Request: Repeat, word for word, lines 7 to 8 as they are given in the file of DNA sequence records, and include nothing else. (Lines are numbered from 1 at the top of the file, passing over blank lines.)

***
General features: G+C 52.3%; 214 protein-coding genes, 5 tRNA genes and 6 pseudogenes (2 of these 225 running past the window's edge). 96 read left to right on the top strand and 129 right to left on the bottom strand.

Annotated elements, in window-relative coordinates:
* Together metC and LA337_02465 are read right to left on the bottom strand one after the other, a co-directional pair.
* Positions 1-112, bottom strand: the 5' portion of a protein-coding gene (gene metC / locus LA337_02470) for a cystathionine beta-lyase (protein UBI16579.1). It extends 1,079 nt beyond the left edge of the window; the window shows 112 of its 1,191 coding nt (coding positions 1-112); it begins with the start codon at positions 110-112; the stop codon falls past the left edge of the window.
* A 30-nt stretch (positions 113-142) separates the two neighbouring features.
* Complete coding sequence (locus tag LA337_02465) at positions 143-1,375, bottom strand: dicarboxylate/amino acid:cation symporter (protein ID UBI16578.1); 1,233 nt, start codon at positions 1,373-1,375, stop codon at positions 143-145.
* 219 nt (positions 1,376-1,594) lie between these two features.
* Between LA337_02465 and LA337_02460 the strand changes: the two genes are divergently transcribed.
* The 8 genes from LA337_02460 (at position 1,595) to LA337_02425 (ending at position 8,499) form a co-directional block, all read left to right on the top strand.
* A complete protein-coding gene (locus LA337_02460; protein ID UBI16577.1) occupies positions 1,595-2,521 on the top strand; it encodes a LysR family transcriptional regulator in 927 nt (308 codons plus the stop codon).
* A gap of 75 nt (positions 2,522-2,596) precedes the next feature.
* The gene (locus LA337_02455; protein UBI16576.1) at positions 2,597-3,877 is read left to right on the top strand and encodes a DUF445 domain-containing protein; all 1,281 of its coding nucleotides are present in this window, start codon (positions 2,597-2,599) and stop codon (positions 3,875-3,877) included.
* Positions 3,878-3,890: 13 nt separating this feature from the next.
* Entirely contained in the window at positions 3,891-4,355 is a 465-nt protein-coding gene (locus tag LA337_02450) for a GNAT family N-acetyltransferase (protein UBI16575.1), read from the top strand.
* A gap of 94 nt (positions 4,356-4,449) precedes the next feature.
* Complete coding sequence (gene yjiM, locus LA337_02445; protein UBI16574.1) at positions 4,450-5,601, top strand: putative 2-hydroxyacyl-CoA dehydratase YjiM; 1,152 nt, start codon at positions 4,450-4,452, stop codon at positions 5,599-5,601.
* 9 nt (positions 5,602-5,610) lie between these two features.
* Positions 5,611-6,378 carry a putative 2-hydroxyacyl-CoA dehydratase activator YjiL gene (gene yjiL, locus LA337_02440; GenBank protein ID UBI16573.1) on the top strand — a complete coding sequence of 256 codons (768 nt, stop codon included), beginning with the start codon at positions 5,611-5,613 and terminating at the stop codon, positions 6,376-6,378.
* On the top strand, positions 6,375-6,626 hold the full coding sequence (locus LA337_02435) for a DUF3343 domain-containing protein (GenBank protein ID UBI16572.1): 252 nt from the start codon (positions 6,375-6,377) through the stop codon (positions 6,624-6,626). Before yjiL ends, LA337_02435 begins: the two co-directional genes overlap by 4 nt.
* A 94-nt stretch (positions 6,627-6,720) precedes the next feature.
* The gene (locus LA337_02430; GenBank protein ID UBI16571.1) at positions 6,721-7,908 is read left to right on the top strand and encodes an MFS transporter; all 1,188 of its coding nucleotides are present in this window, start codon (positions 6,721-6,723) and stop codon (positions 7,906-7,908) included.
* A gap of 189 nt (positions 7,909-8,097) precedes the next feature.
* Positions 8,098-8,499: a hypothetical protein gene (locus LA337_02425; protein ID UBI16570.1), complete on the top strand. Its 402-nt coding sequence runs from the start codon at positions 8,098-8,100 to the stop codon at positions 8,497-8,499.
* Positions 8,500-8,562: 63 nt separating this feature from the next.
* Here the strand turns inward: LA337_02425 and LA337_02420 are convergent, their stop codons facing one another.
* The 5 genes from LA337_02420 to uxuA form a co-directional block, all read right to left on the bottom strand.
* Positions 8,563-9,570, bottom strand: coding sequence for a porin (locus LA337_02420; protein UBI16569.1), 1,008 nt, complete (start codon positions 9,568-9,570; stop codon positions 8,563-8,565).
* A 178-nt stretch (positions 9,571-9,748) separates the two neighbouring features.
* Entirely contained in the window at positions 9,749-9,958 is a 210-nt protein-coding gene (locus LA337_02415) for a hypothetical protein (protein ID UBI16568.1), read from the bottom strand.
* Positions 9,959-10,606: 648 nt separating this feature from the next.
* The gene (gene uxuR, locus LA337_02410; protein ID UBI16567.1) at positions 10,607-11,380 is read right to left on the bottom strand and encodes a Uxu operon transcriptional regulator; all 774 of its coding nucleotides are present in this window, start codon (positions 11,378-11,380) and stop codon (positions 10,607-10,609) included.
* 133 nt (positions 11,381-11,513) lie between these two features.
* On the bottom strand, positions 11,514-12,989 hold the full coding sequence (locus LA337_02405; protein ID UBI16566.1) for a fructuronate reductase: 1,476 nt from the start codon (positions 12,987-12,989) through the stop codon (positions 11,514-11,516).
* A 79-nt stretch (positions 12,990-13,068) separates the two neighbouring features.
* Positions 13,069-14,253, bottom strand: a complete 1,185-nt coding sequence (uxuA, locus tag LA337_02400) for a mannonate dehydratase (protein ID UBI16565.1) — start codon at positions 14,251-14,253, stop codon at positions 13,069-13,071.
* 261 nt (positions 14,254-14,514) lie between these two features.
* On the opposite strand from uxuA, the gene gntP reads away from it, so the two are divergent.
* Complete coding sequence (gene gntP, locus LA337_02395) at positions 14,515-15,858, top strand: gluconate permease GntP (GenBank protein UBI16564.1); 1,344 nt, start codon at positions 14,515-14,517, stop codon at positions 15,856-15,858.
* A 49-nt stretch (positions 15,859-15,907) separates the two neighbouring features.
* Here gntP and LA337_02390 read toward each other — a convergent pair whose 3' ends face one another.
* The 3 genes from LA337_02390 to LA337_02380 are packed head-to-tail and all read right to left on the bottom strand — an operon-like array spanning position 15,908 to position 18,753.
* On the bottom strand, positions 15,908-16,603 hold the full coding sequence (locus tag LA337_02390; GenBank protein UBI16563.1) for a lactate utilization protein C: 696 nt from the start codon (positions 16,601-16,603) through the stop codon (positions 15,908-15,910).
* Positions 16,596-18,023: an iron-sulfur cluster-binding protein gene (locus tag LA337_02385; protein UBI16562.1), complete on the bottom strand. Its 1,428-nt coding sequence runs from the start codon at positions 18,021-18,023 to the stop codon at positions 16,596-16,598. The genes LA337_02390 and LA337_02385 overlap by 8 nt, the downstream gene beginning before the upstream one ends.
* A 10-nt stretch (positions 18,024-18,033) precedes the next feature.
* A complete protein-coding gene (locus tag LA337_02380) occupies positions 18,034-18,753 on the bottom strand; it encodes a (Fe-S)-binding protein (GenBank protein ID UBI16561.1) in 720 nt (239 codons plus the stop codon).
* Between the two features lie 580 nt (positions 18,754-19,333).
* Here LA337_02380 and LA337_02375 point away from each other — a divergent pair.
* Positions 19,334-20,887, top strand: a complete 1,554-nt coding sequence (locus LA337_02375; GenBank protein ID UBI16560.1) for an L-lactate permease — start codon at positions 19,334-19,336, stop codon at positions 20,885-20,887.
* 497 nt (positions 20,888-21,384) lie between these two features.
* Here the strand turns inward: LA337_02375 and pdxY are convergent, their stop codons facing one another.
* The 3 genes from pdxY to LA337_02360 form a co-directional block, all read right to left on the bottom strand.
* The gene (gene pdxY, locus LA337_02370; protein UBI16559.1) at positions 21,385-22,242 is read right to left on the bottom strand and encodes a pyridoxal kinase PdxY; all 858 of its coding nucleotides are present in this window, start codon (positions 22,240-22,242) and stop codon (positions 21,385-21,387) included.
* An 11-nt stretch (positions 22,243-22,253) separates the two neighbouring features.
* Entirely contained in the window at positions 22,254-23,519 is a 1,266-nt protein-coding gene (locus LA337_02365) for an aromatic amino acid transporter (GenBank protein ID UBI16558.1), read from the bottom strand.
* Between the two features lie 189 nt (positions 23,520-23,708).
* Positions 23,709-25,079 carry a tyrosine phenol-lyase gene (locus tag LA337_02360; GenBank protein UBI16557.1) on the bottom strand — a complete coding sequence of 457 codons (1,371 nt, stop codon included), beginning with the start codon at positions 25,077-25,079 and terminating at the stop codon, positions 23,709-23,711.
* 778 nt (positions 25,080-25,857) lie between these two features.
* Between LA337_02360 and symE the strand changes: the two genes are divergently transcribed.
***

* 219 nt (positions 1,376-1,594) lie between these two features.
* Between LA337_02465 and LA337_02460 the strand changes: the two genes are divergently transcribed.